5 December 2019
Victoria’s summer aviation fleet was launched today, marked with a fly-over by one of the newest members of the fleet, Marty.
Marty, an orange Aircrane, will join Delilah, Victoria’s second Aircrane and Hunter and Hercules, the Large Air Tankers, to supplement the first-response aircraft around the state.
The 50-strong fleet includes a mix of firebombing, air supervision and aerial intelligence gathering aircraft. Twenty seven are helicopters and 23 are fixed wing aircraft.
Night operations will continue over the summer with two helicopters. The trial will build on the work done last year and will see aircraft deployed to the right fires and in the right circumstances.
Emergency Management Commissioner Andrew Crisp said Victoria’s aviation fleet was a critical component in our firefighting capability over summer to keep the Victorian community safe.
“The majority of our helicopters and planes will be on pre-determined dispatch, which means they will respond immediately to fires at the same time as trucks and will be critical in keeping small fires small,” he said.
“Our aviation fleet is strategically placed across the state according to risk and we are able to move aircraft around quickly to respond to fires.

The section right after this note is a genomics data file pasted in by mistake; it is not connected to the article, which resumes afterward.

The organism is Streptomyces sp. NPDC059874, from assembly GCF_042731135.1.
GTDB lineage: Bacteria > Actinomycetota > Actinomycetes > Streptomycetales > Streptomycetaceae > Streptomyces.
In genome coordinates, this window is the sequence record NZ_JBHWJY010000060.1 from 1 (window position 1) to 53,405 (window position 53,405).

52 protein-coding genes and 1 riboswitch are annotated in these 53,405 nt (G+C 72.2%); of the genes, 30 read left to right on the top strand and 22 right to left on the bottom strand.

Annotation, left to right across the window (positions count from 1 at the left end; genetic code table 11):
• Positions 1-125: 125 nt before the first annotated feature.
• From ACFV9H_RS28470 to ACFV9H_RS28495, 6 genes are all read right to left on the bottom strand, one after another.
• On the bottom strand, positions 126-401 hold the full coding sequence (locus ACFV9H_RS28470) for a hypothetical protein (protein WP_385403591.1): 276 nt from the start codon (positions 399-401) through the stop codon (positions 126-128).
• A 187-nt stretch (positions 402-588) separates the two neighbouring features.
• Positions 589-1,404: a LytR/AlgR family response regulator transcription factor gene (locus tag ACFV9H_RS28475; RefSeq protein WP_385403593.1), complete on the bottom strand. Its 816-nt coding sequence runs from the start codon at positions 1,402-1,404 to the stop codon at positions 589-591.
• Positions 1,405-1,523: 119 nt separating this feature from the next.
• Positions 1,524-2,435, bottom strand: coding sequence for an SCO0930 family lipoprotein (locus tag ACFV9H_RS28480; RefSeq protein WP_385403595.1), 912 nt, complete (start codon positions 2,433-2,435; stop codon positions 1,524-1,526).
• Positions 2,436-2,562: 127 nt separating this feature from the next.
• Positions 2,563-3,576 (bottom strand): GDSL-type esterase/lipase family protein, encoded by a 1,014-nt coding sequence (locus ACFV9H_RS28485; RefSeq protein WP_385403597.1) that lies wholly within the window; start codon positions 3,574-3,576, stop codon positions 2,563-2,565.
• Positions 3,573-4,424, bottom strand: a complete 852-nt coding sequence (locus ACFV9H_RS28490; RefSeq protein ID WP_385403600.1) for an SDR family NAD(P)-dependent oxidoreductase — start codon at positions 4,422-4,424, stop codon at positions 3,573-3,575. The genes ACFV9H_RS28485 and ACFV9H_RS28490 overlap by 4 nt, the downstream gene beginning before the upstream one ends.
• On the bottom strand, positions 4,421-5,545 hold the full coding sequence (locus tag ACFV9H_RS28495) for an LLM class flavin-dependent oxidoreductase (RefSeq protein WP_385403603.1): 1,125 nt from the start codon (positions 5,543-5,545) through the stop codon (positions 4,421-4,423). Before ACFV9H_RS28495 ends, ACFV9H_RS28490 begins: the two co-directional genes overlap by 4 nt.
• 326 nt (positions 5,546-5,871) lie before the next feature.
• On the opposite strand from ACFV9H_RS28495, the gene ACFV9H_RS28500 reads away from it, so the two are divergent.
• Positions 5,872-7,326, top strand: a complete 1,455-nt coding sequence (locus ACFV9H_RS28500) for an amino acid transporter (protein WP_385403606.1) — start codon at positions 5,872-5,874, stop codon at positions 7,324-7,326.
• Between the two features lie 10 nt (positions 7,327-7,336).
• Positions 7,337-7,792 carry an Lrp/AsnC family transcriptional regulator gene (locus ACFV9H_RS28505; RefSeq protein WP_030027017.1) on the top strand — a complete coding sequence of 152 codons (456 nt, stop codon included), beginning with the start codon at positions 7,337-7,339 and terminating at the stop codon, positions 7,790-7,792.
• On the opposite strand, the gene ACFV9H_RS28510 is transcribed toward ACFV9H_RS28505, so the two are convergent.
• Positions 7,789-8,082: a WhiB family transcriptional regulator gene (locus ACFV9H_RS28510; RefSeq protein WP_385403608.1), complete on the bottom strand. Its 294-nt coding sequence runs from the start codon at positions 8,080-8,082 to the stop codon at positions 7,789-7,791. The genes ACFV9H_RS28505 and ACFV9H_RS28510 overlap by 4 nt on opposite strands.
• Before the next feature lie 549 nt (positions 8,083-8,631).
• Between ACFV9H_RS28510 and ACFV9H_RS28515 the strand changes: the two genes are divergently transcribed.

“The 50 aircraft is in addition to the thousands of firefighters from CFA and Forest Fire Management Victoria, trucks and other machinery used to fight fires and keep communities safe.”
Victoria is well placed and resourced for what could be a long summer ahead.
“Our recent Code Red day with elevated conditions, wind, heat and thunderstorms resulted in more than 150 fires across the state. While there’s been some great work done since that day, we still have 13 fires going mostly in the eastern half of our state,” Mr Crisp said.
“Summer in Victoria means we will have hot, dry and windy conditions and there will be fires. We can’t control where fires will happen, but we can control our preparedness.
“It can be hard to plan for fire when you haven't experienced it but staying safe over summer is a shared responsibility with the community.
“Victorians need to understand their local risk and how fires might affect them this summer – think about where you are, what the conditions are, prepare your property and make a plan. Know how to access good information to make good decisions.”
Supplementing Victoria’s core fleet of 50, Victoria can call on up to 100 other aircraft. As part of the national aircraft arrangements, Victoria can also access aircraft from other states when required and likewise, Victoria’s aircraft can operate interstate if it is required.